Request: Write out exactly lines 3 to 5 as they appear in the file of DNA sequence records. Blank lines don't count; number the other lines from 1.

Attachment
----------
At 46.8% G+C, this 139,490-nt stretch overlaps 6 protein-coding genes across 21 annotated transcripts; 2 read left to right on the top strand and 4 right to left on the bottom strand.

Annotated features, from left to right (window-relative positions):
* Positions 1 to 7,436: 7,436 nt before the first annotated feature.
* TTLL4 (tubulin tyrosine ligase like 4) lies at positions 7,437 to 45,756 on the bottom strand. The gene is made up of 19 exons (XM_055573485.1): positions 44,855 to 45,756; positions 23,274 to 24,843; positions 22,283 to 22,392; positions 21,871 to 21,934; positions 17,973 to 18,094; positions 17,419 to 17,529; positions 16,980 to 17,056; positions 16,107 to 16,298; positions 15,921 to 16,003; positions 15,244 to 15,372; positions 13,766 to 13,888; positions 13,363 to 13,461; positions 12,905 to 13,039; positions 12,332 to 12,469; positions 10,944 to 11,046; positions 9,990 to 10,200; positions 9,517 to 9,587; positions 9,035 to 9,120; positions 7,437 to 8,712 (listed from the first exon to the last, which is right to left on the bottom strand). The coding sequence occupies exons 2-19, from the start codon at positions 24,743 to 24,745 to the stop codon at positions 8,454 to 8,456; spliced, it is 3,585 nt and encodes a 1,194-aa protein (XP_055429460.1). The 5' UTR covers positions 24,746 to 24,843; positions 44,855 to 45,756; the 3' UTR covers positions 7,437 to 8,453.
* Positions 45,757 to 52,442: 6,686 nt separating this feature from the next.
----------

* Positions 1 to 7,436: 7,436 nt before the first annotated feature.
* TTLL4 (tubulin tyrosine ligase like 4) lies at positions 7,437 to 45,756 on the bottom strand. The gene is made up of 19 exons (XM_055573485.1): positions 44,855 to 45,756; positions 23,274 to 24,843; positions 22,283 to 22,392; positions 21,871 to 21,934; positions 17,973 to 18,094; positions 17,419 to 17,529; positions 16,980 to 17,056; positions 16,107 to 16,298; positions 15,921 to 16,003; positions 15,244 to 15,372; positions 13,766 to 13,888; positions 13,363 to 13,461; positions 12,905 to 13,039; positions 12,332 to 12,469; positions 10,944 to 11,046; positions 9,990 to 10,200; positions 9,517 to 9,587; positions 9,035 to 9,120; positions 7,437 to 8,712 (listed from the first exon to the last, which is right to left on the bottom strand). The coding sequence occupies exons 2-19, from the start codon at positions 24,743 to 24,745 to the stop codon at positions 8,454 to 8,456; spliced, it is 3,585 nt and encodes a 1,194-aa protein (XP_055429460.1). The 5' UTR covers positions 24,746 to 24,843; positions 44,855 to 45,756; the 3' UTR covers positions 7,437 to 8,453.
* Positions 45,757 to 52,442: 6,686 nt separating this feature from the next.